This isn’t something new, the Nueces County District Attorney has a reputation for trial by ambush, by not complying with the Michael Morton Act by turning over evidence to the defense attorneys and by not providing information to the defense in other areas.[4] That’s apparently the way that DA Mike Skurka, a 29-year career prosecutor conducts business, without any apparent consequences[5] despite repeated complaints by defense attorneys.

So the jury acquitted Rosas on the remaining three charges. Afterward, the jury talked to the attorneys and the following issues came out:

  • The officers were not credible, their stories didn’t match
  • The fact that the flash-bang is designed to disorient and distract, which it did
  • That there was no video from body cams or vehicles
  • That the police did not conduct pre-raid surveillance
  • That Rosas was indicted for an assault committed by an officer
  • That the officer wasn’t also indicted
  • That the prosecutor dismissed half of the charges in the middle of the trial

From my standpoint, it’s a real no-brainer.  For the cops at PoliceOne, they are appalled. They don’t understand and are blaming everyone but themselves.

The answer mush -brained jurors….is that the officer would not have been firing his weapon if not forced too by the actions of Rojas …..sounds like they just got a cop hating jury and 3 cops getting shot was the least of their concerns ……typical …..our juries lack critical thinking because our public education systems are absolute [explicative] ……the chickens have come home to roost.

So jurors are now questioning tactics used during a warrant service?  My lord.

Man what a terrible DA sorry guys justice was not served here.  that is very scary

Note that the above comments put no responsibility on the failures of the police to gather evidence or the prosecutor in turning the evidence over—and none of them see a problem in tossing a flash-bang and then expecting the defendant to be able to see and hear. The bright spot is that a couple of commenters at PoliceOne seem to get it (although they are usually immediately attacked by the police hive-mind).

The jury’s reasoning and the argument by the defense are both sound in this case.  SWAT and the militarization of the police are what leads to outcomes such at these.  SWAT is great for hardcore criminals; their use should be more discretionary.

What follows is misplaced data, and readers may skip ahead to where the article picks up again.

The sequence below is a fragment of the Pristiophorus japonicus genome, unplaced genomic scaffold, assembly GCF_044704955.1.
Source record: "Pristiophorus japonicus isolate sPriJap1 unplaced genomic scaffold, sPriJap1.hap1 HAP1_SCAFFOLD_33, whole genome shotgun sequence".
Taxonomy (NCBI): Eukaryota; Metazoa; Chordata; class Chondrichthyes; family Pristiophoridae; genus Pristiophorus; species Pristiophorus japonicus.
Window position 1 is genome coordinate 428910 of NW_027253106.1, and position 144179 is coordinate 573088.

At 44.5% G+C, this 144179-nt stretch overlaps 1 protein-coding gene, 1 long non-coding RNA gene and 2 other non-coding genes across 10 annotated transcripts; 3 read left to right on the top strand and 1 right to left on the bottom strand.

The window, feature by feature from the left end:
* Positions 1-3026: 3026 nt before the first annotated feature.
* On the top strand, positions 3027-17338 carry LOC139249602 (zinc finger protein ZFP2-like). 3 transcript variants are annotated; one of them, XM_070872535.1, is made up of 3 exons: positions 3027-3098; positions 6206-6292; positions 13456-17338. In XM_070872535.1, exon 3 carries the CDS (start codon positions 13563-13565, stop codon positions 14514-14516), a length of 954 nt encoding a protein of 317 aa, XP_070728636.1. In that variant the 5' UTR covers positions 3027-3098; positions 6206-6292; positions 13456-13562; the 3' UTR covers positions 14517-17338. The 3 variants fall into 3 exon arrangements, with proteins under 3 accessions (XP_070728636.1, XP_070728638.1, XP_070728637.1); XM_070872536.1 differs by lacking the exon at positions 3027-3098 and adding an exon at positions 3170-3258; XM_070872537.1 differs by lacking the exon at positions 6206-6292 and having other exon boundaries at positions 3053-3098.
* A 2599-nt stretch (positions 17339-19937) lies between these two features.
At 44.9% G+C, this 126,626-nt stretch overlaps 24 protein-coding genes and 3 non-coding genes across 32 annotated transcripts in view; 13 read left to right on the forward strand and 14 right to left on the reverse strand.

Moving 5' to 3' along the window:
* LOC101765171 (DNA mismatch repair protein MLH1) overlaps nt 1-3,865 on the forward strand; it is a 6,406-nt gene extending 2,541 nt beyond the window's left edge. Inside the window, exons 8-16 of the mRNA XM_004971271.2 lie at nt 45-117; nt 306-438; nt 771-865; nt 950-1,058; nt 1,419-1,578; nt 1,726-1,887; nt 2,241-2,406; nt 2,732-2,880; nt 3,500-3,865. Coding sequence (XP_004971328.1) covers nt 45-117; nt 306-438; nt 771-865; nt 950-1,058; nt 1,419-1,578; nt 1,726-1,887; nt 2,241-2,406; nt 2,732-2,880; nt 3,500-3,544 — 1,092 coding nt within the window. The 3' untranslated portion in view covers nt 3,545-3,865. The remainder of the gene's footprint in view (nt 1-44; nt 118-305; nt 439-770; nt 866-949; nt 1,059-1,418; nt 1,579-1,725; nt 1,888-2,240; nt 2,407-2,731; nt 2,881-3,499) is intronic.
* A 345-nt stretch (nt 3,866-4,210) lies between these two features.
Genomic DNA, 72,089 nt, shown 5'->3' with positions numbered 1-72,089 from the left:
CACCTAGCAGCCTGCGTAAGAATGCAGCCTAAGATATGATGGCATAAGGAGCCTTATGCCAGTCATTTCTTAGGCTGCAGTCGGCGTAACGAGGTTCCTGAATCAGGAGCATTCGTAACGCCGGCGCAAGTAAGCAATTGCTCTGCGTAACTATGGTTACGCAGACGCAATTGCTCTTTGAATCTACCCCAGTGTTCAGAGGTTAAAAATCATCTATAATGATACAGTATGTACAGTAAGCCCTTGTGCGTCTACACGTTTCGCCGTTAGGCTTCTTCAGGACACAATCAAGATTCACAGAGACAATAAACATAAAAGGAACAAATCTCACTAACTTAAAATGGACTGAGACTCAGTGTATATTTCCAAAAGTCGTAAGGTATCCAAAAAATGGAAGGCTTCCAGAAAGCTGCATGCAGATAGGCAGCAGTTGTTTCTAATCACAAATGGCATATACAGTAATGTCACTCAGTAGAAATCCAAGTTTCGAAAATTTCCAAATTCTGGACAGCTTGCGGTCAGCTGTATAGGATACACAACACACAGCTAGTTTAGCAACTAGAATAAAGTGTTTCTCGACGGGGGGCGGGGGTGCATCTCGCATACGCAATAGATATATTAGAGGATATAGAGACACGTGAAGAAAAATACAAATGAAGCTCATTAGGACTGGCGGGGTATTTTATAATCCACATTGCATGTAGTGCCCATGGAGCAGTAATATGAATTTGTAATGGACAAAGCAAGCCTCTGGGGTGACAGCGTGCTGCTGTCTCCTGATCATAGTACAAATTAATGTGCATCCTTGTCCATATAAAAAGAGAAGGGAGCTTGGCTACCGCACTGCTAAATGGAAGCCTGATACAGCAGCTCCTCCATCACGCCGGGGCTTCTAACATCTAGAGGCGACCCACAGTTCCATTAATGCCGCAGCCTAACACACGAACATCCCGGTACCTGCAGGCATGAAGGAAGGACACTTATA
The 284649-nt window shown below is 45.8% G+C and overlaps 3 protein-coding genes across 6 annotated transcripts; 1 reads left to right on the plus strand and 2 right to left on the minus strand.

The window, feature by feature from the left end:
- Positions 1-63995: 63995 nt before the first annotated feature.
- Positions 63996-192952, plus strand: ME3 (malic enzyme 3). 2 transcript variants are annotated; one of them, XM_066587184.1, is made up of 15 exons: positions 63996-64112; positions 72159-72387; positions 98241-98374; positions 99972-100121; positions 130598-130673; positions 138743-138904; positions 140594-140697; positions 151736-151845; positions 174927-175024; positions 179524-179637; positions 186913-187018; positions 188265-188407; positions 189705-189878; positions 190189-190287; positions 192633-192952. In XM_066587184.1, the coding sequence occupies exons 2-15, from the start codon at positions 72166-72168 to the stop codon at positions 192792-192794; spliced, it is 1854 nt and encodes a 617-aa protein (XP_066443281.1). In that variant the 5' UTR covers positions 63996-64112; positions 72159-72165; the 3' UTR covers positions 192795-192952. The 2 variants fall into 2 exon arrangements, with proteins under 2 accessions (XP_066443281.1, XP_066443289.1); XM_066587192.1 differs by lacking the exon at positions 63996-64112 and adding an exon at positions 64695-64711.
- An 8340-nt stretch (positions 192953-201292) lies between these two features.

I can say my agency SWAT team does not do dynamic entry’s anymore on drug warrants.  This is the national standard because of crap like this.  It’s not worth getting a cop shot over dope and you should already have PC to arrest the dirt bag you’re going in after.  You shouldn’t need whatever dope he can flush to arrest the ass clown.

This sounds like another example of the kind of overly-used deployment of SWAT resources that I referenced on another thread.  . . . There are violent, high-risk, criminals for whom these type raids are appropriate.  There does need to be a lot of discretion with regards to when and when not to use these tactics.

This may be a sign of a new trend, a change in the pendulum, so to speak. When’s the last time you heard of a jury saying that the officers were not credible witnesses when there was no video? Or that they acquitted someone who shot at police officers when drugs were found in the residence? Or a criminal court judge giving a spolitation instruction to the jury?

Even more impressive is the fact that more and more police officers are starting to recognize the problem. It’s a good sign.

[1] A first-degree felony punishable by 5 to 99 years or life in prison.

[2] Also a first-degree felony.

[3] The round that went through Murray’s pants leg was fired by Ruebelmann.

[4] “[T]he State may not conduct ‘trial by ambush’ . . . .”, State v. Moff, 154 S.W.3d 599 (Tex. Crim. App. 2004), a case from Nueces County.

[5] Unless you count being defeated for re-election by a local defense attorney who has “Not Guilty” tattooed on his chest.

9 Comments on this post.

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  • TheHawk296
    16 December 2016 at 1:32 pm - Reply


    Justice has been served in this case,